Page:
In stable epicardial coronary artery stenosis, TM myocardial blood flow (TM-MBF) may be near normal or mildly reduced at rest, but the coronary flow reserve (CFR) is significantly reduced or absent. In the perfusion territory of severe coronary artery stenosis, the subendocardial layer MBF (SE-MBF) is significantly reduced even at rest.[7] A physical activity or tachycardia provokes a significant subendocardial ischemia. The postischemic hyperemia is maldistributed to mid- and epi-cardial layer, and the SE-MBF remains severely reduced for a long period of time.[6] Approximately 25% reduction in TM-MBF results in a 50% reduction in SE-MBF. Since subendocardial layer contributes to segmental thickening, up to 50%–75% reduction of SE-MBF results in segmental akinesia. In a setting of critical coronary stenosis, this demand-supply mismatch, with every physical activity or tachycardia, causes repetitive stunning and persistent akinesia.

In ischemic dilated cardiomyopathy, multiple factors lead to myocardial remodeling in both “ischemic” and “nonischemic” LV territories. These factors include increased wall stress due to dilated LV, increased exposure to systemic neurohumoral activation and the ultrastructural adaptation of myocytes, and interstitial tissue to chronically reduced capillary blood flow. In chronically ischemic territory, the microvasculature shows sparse capillary network and reduced resting and hyperemic capillary blood volume.[8] The myocytes shut down energy-intensive cellular processes such as actin-myosin coupling and decoupling, mitochondrial adenosine triphosphate (ATP) generation, and activity of sarcoplasmic reticulum ionic channels. The sarcomeres, myofilaments, and sarcoplasmic reticulum degenerate, and the space is filled by glycogen. The cytoskeletal proteins and mitochondria undergo ultrastructural changes. The interstitial matrix increase in volume due to laying down of large amounts of Type I and III collagen and fibronectin. In both ischemic and nonischemic remote territories, these adaptive pathological changes are seen to a variable extent, leading to global LV dysfunction.[9],[10]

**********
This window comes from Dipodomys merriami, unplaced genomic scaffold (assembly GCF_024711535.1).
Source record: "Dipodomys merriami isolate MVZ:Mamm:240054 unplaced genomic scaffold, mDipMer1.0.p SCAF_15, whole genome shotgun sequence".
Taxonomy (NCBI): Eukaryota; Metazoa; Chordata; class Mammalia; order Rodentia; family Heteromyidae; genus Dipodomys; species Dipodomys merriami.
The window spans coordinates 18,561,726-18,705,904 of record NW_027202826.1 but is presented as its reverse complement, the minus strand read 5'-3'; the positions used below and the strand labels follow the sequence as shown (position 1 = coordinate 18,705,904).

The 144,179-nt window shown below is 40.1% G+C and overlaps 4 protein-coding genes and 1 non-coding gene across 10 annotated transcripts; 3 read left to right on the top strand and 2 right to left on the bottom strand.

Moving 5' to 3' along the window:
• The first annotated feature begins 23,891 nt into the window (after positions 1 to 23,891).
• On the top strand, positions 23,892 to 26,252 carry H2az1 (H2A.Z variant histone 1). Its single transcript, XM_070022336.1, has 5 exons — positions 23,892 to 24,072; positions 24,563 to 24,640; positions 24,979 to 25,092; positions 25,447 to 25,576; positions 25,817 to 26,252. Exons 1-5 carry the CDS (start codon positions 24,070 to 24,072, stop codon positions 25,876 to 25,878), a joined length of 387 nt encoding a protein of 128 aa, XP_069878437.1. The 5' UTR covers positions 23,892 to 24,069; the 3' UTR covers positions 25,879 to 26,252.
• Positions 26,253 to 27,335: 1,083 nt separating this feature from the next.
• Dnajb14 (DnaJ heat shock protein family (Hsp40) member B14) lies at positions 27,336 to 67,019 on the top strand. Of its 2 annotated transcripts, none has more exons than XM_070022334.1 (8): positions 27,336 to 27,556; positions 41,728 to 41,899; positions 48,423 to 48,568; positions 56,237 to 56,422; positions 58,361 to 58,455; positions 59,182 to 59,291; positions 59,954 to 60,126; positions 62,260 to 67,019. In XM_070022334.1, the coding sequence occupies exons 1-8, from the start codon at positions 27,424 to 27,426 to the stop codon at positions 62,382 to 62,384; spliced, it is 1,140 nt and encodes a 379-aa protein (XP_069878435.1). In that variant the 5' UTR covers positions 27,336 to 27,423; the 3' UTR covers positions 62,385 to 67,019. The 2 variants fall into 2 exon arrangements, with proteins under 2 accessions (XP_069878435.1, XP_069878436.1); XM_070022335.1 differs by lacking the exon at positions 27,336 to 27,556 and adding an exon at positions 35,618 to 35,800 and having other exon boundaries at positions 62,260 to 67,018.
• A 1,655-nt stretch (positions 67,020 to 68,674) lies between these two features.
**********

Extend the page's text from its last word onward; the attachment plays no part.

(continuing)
In chronic ischemic LV dysfunction, regional akinesia or hypokinesia is a result of a spectrum of pathologies such as variable extent of TM scarring, remodeled myocardium, reduced myocardial capillary volume, and interstitial fibrosis. Segments with less fibrosis and less myocardial remodeling are more likely to improve contractility on LD-DSE or after revascularization. Similarly, the time to recovery of hibernating myocardium, after revascularization, depends on the baseline severity of myocardial ultrastructural changes.[6]

  Multimodality Imaging for Myocardial Viability Top

Different anatomical or functional characteristics of the ischemic and dysfunctional myocardium are studied by different imaging modalities to predict the functional recovery after revascularization. A combination of “anatomic imaging” and “flow–function imaging” is required to improve specificity of detecting myocardial viability. The “anatomic imaging” consists of wall thickness on echo, gadolinium scar on magnetic resonance imaging (MRI), and rest-redistribution or metabolic imaging by nuclear tracer. The “flow–function imaging” involves contractile reserve on LD-DSE or dobutamine stress MRI, stress sestamibi perfusion, and MBF reserve on nuclear imaging.

  Low -Dose Dobutamine Stress Echocardiography Top